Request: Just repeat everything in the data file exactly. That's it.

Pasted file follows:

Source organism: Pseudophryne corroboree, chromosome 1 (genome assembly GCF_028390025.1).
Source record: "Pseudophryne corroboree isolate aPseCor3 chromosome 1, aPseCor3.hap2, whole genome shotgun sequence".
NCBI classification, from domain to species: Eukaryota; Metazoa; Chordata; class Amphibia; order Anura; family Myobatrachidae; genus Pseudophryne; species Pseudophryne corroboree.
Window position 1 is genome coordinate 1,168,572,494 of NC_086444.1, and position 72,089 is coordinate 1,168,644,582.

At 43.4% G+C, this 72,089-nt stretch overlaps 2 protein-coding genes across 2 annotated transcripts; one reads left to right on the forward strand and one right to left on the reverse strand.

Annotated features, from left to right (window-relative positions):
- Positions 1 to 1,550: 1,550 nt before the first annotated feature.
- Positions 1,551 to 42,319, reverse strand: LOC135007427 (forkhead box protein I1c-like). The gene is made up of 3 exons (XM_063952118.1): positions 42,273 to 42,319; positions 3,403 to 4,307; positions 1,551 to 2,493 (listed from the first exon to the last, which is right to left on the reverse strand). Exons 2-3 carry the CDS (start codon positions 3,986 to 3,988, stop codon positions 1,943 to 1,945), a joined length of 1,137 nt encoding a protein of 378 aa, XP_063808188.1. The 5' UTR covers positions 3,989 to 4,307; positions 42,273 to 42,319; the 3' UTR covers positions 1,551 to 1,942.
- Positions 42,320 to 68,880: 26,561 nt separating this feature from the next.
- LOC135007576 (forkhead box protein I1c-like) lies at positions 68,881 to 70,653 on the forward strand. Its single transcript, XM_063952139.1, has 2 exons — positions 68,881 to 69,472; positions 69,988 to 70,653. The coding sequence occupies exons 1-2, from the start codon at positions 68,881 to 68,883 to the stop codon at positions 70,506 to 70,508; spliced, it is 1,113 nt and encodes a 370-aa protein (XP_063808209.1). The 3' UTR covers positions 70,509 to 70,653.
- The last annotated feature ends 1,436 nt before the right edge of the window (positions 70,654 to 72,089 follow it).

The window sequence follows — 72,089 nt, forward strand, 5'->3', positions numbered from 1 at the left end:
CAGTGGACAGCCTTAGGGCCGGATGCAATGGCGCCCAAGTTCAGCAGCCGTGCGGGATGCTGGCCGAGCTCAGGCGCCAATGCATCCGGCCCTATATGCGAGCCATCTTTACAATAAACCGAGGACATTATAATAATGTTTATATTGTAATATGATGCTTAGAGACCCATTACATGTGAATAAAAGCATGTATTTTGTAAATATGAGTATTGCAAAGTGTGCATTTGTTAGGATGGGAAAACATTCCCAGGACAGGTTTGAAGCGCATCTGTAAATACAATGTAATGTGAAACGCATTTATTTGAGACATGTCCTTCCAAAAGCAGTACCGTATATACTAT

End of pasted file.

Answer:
Source organism: Pseudophryne corroboree, chromosome 1 (genome assembly GCF_028390025.1).
Source record: "Pseudophryne corroboree isolate aPseCor3 chromosome 1, aPseCor3.hap2, whole genome shotgun sequence".
NCBI classification, from domain to species: Eukaryota; Metazoa; Chordata; class Amphibia; order Anura; family Myobatrachidae; genus Pseudophryne; species Pseudophryne corroboree.
Window position 1 is genome coordinate 1,168,572,494 of NC_086444.1, and position 72,089 is coordinate 1,168,644,582.

At 43.4% G+C, this 72,089-nt stretch overlaps 2 protein-coding genes across 2 annotated transcripts; one reads left to right on the forward strand and one right to left on the reverse strand.

Annotated features, from left to right (window-relative positions):
- Positions 1 to 1,550: 1,550 nt before the first annotated feature.
- Positions 1,551 to 42,319, reverse strand: LOC135007427 (forkhead box protein I1c-like). The gene is made up of 3 exons (XM_063952118.1): positions 42,273 to 42,319; positions 3,403 to 4,307; positions 1,551 to 2,493 (listed from the first exon to the last, which is right to left on the reverse strand). Exons 2-3 carry the CDS (start codon positions 3,986 to 3,988, stop codon positions 1,943 to 1,945), a joined length of 1,137 nt encoding a protein of 378 aa, XP_063808188.1. The 5' UTR covers positions 3,989 to 4,307; positions 42,273 to 42,319; the 3' UTR covers positions 1,551 to 1,942.
- Positions 42,320 to 68,880: 26,561 nt separating this feature from the next.
- LOC135007576 (forkhead box protein I1c-like) lies at positions 68,881 to 70,653 on the forward strand. Its single transcript, XM_063952139.1, has 2 exons — positions 68,881 to 69,472; positions 69,988 to 70,653. The coding sequence occupies exons 1-2, from the start codon at positions 68,881 to 68,883 to the stop codon at positions 70,506 to 70,508; spliced, it is 1,113 nt and encodes a 370-aa protein (XP_063808209.1). The 3' UTR covers positions 70,509 to 70,653.
- The last annotated feature ends 1,436 nt before the right edge of the window (positions 70,654 to 72,089 follow it).

The window sequence follows — 72,089 nt, forward strand, 5'->3', positions numbered from 1 at the left end:
CAGTGGACAGCCTTAGGGCCGGATGCAATGGCGCCCAAGTTCAGCAGCCGTGCGGGATGCTGGCCGAGCTCAGGCGCCAATGCATCCGGCCCTATATGCGAGCCATCTTTACAATAAACCGAGGACATTATAATAATGTTTATATTGTAATATGATGCTTAGAGACCCATTACATGTGAATAAAAGCATGTATTTTGTAAATATGAGTATTGCAAAGTGTGCATTTGTTAGGATGGGAAAACATTCCCAGGACAGGTTTGAAGCGCATCTGTAAATACAATGTAATGTGAAACGCATTTATTTGAGACATGTCCTTCCAAAAGCAGTACCGTATATACTAT